Hostage in Amsterdam drama hailed as 'hero'
Police hailed a hostage held by a gunman in an Apple store in Amsterdam as a hero Wednesday after he helped end the tense, hours-long ordeal that gripped the Dutch city.
A 27-year-old man carrying a handgun and a semi-automatic weapon entered the store late Tuesday, taking a Bulgarian man hostage and demanding 200 million euros ($230 million) in cryptocurrency.
Police were called to the building at 5:30 pm after the camouflage-wearing suspect entered the store in the popular Leidseplein neighbourhood, prompting a chaotic exodus from the building.
Around 70 people fled the building and four people hid in a closet, apparently unknown to the suspect.
Five hours later, the suspect asked for water.
Footage showed the hostage bending down as the water was delivered, before running out of the building followed closely by the suspect.
The suspect was then hit by a police car before a robot checked him for explosives as he lay on the road, lit up with lasers from police snipers.
"A car from the special forces reacted very adequately and alertly," police chief Frank Paauw said in an overnight press conference, hailing the hostage's bravery.
"The hostage has played a hero role. In a few split seconds he escaped this hostage situation, otherwise it would have been an even longer night and nasty night."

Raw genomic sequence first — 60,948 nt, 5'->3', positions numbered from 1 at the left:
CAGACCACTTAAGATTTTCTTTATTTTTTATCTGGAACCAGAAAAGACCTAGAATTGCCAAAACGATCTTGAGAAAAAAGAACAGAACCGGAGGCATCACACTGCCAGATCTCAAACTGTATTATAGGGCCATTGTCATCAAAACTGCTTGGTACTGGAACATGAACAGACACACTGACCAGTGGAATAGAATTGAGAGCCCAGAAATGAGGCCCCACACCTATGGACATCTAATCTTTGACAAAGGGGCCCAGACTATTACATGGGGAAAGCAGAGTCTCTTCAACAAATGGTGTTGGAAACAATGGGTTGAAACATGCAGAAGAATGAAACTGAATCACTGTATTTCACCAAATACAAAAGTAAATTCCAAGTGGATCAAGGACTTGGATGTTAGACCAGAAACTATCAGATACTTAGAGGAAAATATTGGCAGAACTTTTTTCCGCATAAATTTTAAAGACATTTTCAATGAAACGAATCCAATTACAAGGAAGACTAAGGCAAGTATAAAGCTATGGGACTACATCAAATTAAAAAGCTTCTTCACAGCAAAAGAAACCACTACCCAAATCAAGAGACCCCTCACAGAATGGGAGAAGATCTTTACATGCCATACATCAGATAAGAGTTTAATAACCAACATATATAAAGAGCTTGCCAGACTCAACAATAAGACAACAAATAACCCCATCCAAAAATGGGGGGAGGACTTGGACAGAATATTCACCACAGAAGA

- 'Seriously injured' -
Police later confirmed that the suspect was wearing an explosive device, but "that it was not primed" during the incident.
He was taken to hospital "seriously injured", police said, adding that a "wide-ranging" investigation had been launched.
"All options are open over a possible motive," they added, saying at least two homes around the Dutch capital had been searched.
The suspect aimed an automatic weapon at police, Paauw said, as special police units arrived at the scene Tuesday and cordoned off the area around the shop.
All Apple stores across the Netherlands were closed Wednesday, and the site of Tuesday's hostage taking will remain closed Thursday, the company said.
Leidseplein is popular with tourists and known for its lively bars and cafes. The area was quickly closed and the restaurants, bars and theatres were shut after the hostage taking.
The incident happened close to where well-known Dutch crime reporter Peter R. de Vries was gunned down in broad daylight last year.
"Just when the city was about to reopen and return to normal life, violence is again emerging in the heart of Amsterdam," deputy mayor Rutger Groot Wassink said late on Tuesday.
"Their controlled and decisive action deserves nothing but compliments," she said in a tweet.
"It prevented worse," the minister added.